Quentin Coldwater is brilliant but miserable. A high school math genius, he's secretly fascinated with a series of children's fantasy novels set in a magical land called Fillory, and real life is disappointing by comparison. When Quentin is unexpectedly admitted to an elite, secret college of magic, it looks like his wildest dreams have come true. But his newfound powers lead him down a rabbit hole of hedonism and disillusionment, and ultimately to the dark secret behind the story of Fillory. The land of his childhood fantasies turns out to be much darker and more dangerous than he ever could have imagined. . . .
The book is slow to start and it often feels as though Grossman is going through the motions. But the driving second half more than makes up for it. And with choice quotes like:
“Look, who’s the talking bear here?” Quentin snapped. “Is it you? Are you the talking fucking bear? All right. So shut the fuck up.”
The meta-fiction is downright entertaining.
Some might find the book needlessly angsty, and there’s some merit to that complaint. But its an interesting alternative look at what it would mean to discover a magical world embedded in our own.
When Russell joins Black Arts games, brainchild of two visionary designers who were once his closest friends, he reunites with an eccentric crew of nerds hacking the frontiers of both technology and entertainment. In part, he's finally given up chasing the conventional path that has always seemed just out of reach. But mostly, he needs to know what happened to Simon, his strangest and most gifted friend, who died under mysterious circumstances soon after Black Arts' breakout hit.
As the company's revolutionary next-gen game is threatened by a software glitch, Russell finds himself in a race to save his job, Black Arts' legacy, and the people he has grown to care about. The deeper Russell digs, the more dangerous the glitch appears -- and soon, Russell comes to realize there's much more is at stake than just one software company's bottom line.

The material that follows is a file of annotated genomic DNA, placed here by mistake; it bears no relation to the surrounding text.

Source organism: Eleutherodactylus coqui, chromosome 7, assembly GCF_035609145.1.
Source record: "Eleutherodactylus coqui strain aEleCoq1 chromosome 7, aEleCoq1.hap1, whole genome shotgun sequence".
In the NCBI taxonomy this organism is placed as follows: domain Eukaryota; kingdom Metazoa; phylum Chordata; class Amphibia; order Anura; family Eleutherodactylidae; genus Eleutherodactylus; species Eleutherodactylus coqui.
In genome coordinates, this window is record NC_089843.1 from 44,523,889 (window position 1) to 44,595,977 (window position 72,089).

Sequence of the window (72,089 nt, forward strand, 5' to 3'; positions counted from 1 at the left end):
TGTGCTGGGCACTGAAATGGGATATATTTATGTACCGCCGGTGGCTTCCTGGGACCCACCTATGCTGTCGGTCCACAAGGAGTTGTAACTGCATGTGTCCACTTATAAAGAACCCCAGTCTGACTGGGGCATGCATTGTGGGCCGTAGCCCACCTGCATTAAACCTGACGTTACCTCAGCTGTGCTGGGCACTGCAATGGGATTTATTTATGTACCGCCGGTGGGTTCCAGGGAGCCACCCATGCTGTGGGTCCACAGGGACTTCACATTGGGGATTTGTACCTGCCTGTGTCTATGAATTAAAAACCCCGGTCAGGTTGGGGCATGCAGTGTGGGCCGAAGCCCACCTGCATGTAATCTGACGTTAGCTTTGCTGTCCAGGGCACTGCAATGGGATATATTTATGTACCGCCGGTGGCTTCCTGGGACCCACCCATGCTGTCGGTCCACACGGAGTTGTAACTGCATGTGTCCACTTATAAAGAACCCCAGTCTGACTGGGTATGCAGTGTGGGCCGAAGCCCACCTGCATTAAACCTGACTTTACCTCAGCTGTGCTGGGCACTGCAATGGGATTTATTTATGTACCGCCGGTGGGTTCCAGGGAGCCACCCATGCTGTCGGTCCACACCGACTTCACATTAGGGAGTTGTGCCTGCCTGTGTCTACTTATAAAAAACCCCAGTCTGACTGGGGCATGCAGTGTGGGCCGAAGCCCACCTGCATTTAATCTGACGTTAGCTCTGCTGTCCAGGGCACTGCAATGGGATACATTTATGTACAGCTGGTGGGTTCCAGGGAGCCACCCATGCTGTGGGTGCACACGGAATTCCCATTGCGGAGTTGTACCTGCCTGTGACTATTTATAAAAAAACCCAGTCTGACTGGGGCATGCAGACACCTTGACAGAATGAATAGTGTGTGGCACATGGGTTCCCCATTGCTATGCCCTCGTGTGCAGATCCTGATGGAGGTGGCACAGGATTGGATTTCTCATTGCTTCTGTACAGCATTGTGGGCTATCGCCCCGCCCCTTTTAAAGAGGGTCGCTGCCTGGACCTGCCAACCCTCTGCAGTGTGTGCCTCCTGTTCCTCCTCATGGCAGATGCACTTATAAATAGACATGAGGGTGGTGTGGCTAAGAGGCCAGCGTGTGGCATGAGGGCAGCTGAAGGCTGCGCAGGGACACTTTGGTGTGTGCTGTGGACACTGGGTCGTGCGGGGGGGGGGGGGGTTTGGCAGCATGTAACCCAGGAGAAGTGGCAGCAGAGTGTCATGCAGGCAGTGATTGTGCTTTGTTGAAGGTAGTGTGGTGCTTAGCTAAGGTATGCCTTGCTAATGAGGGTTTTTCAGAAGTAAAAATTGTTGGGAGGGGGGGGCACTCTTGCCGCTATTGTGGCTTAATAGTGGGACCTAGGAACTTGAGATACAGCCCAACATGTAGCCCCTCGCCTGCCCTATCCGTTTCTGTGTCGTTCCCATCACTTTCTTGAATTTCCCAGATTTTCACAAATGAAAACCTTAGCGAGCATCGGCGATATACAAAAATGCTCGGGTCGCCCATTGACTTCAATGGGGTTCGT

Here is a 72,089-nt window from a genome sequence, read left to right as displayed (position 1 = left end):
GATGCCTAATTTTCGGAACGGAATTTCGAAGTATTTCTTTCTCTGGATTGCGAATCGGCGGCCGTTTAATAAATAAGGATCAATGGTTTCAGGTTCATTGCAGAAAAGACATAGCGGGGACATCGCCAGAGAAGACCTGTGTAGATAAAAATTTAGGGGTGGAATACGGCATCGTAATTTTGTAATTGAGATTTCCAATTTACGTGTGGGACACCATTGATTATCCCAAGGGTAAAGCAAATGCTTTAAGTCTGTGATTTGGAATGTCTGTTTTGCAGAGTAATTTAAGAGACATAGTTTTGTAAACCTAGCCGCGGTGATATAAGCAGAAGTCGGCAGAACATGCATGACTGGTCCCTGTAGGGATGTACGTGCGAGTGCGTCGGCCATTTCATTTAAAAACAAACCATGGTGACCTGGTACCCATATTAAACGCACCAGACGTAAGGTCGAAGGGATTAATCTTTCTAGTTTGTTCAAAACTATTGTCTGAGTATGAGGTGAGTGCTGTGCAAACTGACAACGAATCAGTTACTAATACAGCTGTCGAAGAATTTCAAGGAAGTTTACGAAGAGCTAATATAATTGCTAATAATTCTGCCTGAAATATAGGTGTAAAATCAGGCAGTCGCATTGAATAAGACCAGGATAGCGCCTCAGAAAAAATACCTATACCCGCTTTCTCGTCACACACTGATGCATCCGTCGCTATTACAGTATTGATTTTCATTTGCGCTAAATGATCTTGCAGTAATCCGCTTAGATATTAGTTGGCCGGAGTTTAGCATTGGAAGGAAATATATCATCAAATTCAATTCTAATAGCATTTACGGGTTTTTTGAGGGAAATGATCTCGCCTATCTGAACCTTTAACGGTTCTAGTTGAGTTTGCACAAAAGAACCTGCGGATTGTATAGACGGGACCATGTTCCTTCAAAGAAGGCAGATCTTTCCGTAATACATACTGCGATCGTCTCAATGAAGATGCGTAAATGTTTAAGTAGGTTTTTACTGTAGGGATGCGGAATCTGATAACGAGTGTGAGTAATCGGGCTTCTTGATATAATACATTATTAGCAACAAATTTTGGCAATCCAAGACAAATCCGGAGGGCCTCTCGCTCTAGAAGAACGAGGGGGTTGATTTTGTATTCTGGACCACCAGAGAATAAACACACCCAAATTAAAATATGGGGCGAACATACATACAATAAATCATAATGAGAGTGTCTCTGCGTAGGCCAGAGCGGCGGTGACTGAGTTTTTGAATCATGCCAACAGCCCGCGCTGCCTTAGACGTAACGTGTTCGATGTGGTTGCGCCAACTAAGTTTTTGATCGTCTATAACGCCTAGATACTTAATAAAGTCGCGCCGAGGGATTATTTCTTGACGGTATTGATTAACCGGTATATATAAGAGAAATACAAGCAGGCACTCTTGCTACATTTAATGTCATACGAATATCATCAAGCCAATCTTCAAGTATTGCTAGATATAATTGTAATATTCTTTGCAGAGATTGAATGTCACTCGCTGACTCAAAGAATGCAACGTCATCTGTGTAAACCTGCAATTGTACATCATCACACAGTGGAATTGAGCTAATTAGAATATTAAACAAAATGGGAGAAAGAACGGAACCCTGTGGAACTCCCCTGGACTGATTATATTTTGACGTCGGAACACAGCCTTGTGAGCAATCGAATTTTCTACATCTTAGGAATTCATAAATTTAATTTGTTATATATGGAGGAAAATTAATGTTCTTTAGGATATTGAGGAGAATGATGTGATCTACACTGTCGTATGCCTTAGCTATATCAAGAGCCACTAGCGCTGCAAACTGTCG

“You”’s biggest problem is simply that it came after Ready Player One, and so everyone presumes that, just because they both deal with video games, they must be similar.
They’re not. At all.
Ready Player One is exactly what I suspect most people would expect of a video game novel: fast paced, fun, full of action and suspense. That it’ll get made into a movie I have no doubt.Continue reading...
When Uberwald's undead population, the Magpyrs, begins to invade Lancre, a priest forges an tentative allience with the local witches to prevent the kingdom from being overrun.
Granny Weatherwax is one of those characters that, prior to this point, I would describe as a quiet mystery. Old, crotchety, wise, powerful, and wickedly intelligent, her role in her coven was always important but never a centerpiece, at least in my mind, and she was never a character toward which I would ascribe feelings of sympathy.
But in this book we see Pratchett really explore what makes Granny Granny, and in doing so, shows us why he loves her character so much. Like Captain Vimes, Granny is a creature of honour and duty, willing to do those things others can’t or won’t do because they are necessary. But as we’ve seen Vimes, here we see Granny bending beneath the weight of that duty, and in those moments we see the humanity and vulnerability of a character who seems so unbreakable.
To me, this book stacks up with Guards! Guards! as one of Pratchett’s best… I’m a guy who loves relating to great characters, and this book delivers in spades.
Humanity has colonized the solar system - Mars, the Moon, the Asteroid Belt and beyond - but the stars are still out of our reach.
Jim Holden is XO of an ice miner making runs from the rings of Saturn to the mining stations of the Belt. When he and his crew stumble upon a derelict ship, the Scopuli, they find themselves in possession of a secret they never wanted. A secret that someone is willing to kill for - and kill on a scale unfathomable to Jim and his crew. War is brewing in the system unless he can find out who left the ship and why.
Detective Miller is looking for a girl. One girl in a system of billions, but her parents have money and money talks. When the trail leads him to the Scopuli and rebel sympathizer Holden, he realizes that this girl may be the key to everything.
Holden and Miller must thread the needle between the Earth government, the Outer Planet revolutionaries, and secretive corporations - and the odds are against them. But out in the Belt, the rules are different, and one small ship can change the fate of the universe.
I wanna give half stars! This book didn’t totally blow my mind (like, say, The Road), but it was a really solid space opera. 4.5.